City of Sunderland, Tyne and Wear, is in North East England. The accent and dialect is often mistaken for Geordie by people not from the region, as the two tongues share several similarities in pronunciation and diction.Lewis Carroll was a frequent visitor to the area. He wrote most of Jabberwocky at Whitburn as well as "The Walrus and the Carpenter"
Museum & Winter Gardens
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Sunderland Museum & Winter Gardens contains the only known British example of a gliding reptile, the oldest known vertebrate capable of gliding flight. The exhibit was discovered in Eppleton quarry. Discover the history of the city from its prehistoric past to the present. Exciting displays interpret the wide variety of collections, using hands-on exhibits, media interactive stations and video presentations. Visit the Koi Carp in the Winter Gardens, climb to the top and look down over the canopy at the tropical plants and astonishing water features.
The National Glass Centre is constructed from glass and steel. Visitors can walk on its glass roof and look down into the centre below. There is a total of 3,250 square metres of glass on the roof, and it can hold 460 people on at any one time. Each glass panel on the roof is 6 cm thick. The centre contains a museum dedicated to the history of glass-making, and several galleries with changing exhibitions.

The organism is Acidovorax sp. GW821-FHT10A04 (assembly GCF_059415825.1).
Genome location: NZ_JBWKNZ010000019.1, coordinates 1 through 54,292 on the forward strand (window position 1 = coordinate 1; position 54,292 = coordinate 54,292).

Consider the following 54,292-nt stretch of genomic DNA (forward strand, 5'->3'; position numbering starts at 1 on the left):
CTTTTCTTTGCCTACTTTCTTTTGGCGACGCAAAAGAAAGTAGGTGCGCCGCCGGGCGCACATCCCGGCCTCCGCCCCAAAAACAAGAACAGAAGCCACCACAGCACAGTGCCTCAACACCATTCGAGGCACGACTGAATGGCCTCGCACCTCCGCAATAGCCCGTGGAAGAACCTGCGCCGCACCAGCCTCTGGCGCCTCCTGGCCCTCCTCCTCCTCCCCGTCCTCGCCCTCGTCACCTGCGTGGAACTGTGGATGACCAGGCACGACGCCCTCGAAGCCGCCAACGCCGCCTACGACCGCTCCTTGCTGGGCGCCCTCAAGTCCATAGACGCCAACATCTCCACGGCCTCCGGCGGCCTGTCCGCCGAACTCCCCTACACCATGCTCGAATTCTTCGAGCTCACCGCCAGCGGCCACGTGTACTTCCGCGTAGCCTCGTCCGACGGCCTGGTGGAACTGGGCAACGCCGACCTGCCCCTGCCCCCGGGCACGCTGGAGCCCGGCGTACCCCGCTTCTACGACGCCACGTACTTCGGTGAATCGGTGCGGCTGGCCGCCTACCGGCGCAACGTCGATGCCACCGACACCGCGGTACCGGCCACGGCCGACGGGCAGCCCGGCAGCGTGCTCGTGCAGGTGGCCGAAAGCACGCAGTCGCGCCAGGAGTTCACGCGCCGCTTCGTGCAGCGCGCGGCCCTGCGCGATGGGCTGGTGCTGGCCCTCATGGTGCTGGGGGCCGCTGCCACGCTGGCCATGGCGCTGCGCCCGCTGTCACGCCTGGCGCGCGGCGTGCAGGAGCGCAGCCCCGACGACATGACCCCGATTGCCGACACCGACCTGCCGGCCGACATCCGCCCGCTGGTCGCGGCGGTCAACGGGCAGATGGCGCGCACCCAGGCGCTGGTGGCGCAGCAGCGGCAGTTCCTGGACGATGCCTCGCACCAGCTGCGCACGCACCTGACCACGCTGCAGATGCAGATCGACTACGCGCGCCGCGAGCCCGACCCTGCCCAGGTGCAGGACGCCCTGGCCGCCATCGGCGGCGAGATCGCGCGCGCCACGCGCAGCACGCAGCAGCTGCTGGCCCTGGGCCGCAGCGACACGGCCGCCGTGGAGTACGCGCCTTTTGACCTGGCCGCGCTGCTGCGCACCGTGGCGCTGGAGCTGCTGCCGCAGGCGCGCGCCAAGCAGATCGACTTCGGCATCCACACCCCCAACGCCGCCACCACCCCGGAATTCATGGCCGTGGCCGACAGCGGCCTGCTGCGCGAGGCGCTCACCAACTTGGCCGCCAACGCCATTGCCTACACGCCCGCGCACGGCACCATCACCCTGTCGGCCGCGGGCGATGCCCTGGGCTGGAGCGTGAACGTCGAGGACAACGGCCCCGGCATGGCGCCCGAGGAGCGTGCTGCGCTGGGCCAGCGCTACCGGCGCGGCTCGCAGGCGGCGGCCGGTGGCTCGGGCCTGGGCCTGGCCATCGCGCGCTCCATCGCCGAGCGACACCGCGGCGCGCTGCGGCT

Sunderland Empire Theatre is one of the largest venues in the North East, with 1,860 seats and the capacity to accommodate 2,200 when all standing positions are occupied. The auditorium is also one of the few remaining in the UK to have four tiers, namely the Orchestra Stalls, the Dress Circle, the Upper Circle and the Gallery. There are four private boxes on the Dress Circle level, as well as two proscenium boxes on the Upper Circle balcony.
of Light is an all-seater football stadium and home to
Sunderland A.F.C. The name is very much a symbolic link to the
thousands of miners and Sunderland supporters that emerged from the
darkness and into the light every day when they returned to the
surface after working in the mine.
A Davy lamp monument stands at the entrance to reflect the coal mining industry that brought prosperity to the town.
Station Museum is a
Grade II listed building.
As well as the ticket office visitors can explore the Wagon Shed, Journeys Gallery and Children's Gallery. The railway station closed in March 1967 as a result of the Beeching Axe and featured a restored booking office dating from the Edwardian period. The Tyne and Wear Metro and mainline trains still pass through the station without stopping.